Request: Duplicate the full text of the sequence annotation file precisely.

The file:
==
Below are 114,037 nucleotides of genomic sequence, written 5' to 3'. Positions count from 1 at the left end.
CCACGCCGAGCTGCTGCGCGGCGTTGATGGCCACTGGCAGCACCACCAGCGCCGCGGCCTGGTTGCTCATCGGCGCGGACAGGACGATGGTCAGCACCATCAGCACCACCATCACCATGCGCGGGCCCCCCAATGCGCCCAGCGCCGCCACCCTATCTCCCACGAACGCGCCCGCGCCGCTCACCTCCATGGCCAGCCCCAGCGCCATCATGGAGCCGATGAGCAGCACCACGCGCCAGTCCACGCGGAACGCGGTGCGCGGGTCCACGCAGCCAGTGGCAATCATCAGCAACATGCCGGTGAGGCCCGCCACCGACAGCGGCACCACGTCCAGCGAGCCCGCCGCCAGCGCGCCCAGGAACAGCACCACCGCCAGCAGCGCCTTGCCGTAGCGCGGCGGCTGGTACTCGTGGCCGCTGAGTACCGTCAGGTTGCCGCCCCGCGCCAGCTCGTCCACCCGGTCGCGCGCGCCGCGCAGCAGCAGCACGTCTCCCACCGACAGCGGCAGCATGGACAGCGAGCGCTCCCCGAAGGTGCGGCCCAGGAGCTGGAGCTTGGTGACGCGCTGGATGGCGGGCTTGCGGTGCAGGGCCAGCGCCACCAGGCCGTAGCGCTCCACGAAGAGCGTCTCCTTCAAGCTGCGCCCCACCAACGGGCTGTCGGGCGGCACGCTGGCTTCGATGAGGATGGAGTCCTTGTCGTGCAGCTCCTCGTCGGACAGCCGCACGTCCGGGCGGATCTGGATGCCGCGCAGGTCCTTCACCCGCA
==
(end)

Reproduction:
Below are 114,037 nucleotides of genomic sequence, written 5' to 3'. Positions count from 1 at the left end.
CCACGCCGAGCTGCTGCGCGGCGTTGATGGCCACTGGCAGCACCACCAGCGCCGCGGCCTGGTTGCTCATCGGCGCGGACAGGACGATGGTCAGCACCATCAGCACCACCATCACCATGCGCGGGCCCCCCAATGCGCCCAGCGCCGCCACCCTATCTCCCACGAACGCGCCCGCGCCGCTCACCTCCATGGCCAGCCCCAGCGCCATCATGGAGCCGATGAGCAGCACCACGCGCCAGTCCACGCGGAACGCGGTGCGCGGGTCCACGCAGCCAGTGGCAATCATCAGCAACATGCCGGTGAGGCCCGCCACCGACAGCGGCACCACGTCCAGCGAGCCCGCCGCCAGCGCGCCCAGGAACAGCACCACCGCCAGCAGCGCCTTGCCGTAGCGCGGCGGCTGGTACTCGTGGCCGCTGAGTACCGTCAGGTTGCCGCCCCGCGCCAGCTCGTCCACCCGGTCGCGCGCGCCGCGCAGCAGCAGCACGTCTCCCACCGACAGCGGCAGCATGGACAGCGAGCGCTCCCCGAAGGTGCGGCCCAGGAGCTGGAGCTTGGTGACGCGCTGGATGGCGGGCTTGCGGTGCAGGGCCAGCGCCACCAGGCCGTAGCGCTCCACGAAGAGCGTCTCCTTCAAGCTGCGCCCCACCAACGGGCTGTCGGGCGGCACGCTGGCTTCGATGAGGATGGAGTCCTTGTCGTGCAGCTCCTCGTCGGACAGCCGCACGTCCGGGCGGATCTGGATGCCGCGCAGGTCCTTCACCCGCA